Personal perspectives

Why we should rethink our attitude to the curriculum

Seven minutes
A TFA Community Member Tuesday, April 23rd, 2019

Many teachers and school leaders have a mindset that ‘curriculum’ is a dirty word.

These educators may believe that curriculum, in a state or national-mandated form such as the Victorian or Australian versions, ‘gets in the way’ of teaching kids (leaving the obvious question: if what you teach doesn’t come from the curriculum then where does it come from…?).

They buy into the often shouted claims of politicians that our prescribed syllabus is ‘overcrowded’ or poorly prioritised. This claim is one we should definitely be sceptical of, as it is usually a very politically-loaded one.

When educators take this attitude, they are demonstrating an all too common misunderstanding of the intent and utility of a curriculum framework. This is very rarely an ignorance born from malice. Rather, it is an indictment of pre-service training of teachers and of the support provided to classroom teachers from those further up the hierarchy in schools and education departments.

Education departments have a tendency to focus on pedagogical strategies which while definitely necessary for high quality teaching is by no means sufficient. At the same time, communication from curriculum authorities is haphazard. It tends to focus on the senior secondary certificates and opportunities for professional development tend to be missed or not taken up by those on the frontline of teaching.

Given the incredible workload and myriad commitments teachers carry everyday, support to develop their understanding and capacity to use the curriculum needs to come from leaders in their own school and further up the system.

So here is my contribution: some key ideas for using the curriculum in the way it was intended — to create high-quality teaching and learning that provides all students with the chance to develop key knowledge and skills they need for success.

The ‘big picture’ is more important than any one content description — the curriculum is not a checklist.

Many educators can become hung up on the idea of ‘covering’ all descriptions within the curriculum. To this I would ask: why is that important? What do students really gain from this? A fixation with ‘covering all the curriculum’ belies a misunderstanding about both the intent of the framework and also what provides students with the best chance of success both in senior secondary and tertiary studies.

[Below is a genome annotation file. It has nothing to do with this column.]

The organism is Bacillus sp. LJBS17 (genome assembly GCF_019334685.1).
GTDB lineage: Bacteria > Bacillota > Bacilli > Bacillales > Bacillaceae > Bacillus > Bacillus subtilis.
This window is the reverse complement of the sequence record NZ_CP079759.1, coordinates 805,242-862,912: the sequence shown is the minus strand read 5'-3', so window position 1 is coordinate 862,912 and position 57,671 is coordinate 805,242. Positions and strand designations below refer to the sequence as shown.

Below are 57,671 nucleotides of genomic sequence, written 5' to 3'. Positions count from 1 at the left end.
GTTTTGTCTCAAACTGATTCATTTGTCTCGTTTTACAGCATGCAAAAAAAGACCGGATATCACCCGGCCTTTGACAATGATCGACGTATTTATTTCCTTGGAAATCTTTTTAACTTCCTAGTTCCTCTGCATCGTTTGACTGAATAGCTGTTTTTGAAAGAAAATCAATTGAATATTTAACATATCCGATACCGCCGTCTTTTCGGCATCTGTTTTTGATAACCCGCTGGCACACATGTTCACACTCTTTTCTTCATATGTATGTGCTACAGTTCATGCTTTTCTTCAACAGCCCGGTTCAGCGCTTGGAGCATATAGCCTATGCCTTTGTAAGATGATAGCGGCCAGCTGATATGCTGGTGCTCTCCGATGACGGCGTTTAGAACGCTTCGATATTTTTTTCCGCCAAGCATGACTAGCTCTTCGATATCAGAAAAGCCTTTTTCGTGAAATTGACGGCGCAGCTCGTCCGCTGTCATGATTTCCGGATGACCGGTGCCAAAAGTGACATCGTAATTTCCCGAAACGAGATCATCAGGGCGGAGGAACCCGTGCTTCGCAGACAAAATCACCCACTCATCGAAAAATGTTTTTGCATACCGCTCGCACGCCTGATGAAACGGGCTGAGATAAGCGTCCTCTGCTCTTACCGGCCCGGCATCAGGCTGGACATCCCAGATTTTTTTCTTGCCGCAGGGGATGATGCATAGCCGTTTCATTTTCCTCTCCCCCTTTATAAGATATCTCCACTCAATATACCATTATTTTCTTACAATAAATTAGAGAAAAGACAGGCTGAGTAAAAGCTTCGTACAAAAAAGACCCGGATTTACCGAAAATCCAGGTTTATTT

No curriculum is written as a checklist of content that must be ticked off step-by-step across a year or years of schooling. Rather, each learning area and capability is structured around big ideas or key concepts that guide all elements within it.

For example, in science six key concepts provide a guiding framework for learning across the whole learning area and each sub-strand has two or three ideas that are defined as the key things that are developed in that sub-strand.

Understanding these ideas for your learning area, in combination with the specific achievement standards at each level, is more important than fretting about covering every content description in a learning program.

When you understand the big picture of what students are meant to develop and understand in a subject or learning area, the details and the nitty gritty will fall into place easily.

Boy doing maths at laptop

The capabilities are an integral part of the curriculum, not an add-on.

What we now call capabilities have been present in curriculum frameworks in some form or another for many years.

In Victoria, we have taken the extra step of mapping out achievement standards and explicit descriptions of knowledge and skills that need to be directly taught, learned and assessed. This has been simultaneously an excellent and a terrible idea.

Excellent, in that it has made explicit the normally implicit development of these skills, yet terrible in the sense that it has allowed these critical skills to be seen as separate to the learning areas. By being split off, they can be seen as not being a part of the curriculum that individual teachers of subjects are responsible for and easily ignored when planning for subjects or programs.

I cannot emphasise enough that this is the wrong way to think about the capabilities. They need to be used and incorporated in all subjects. They provide the authentic and ‘real world’ contexts that we need students to experience and explore.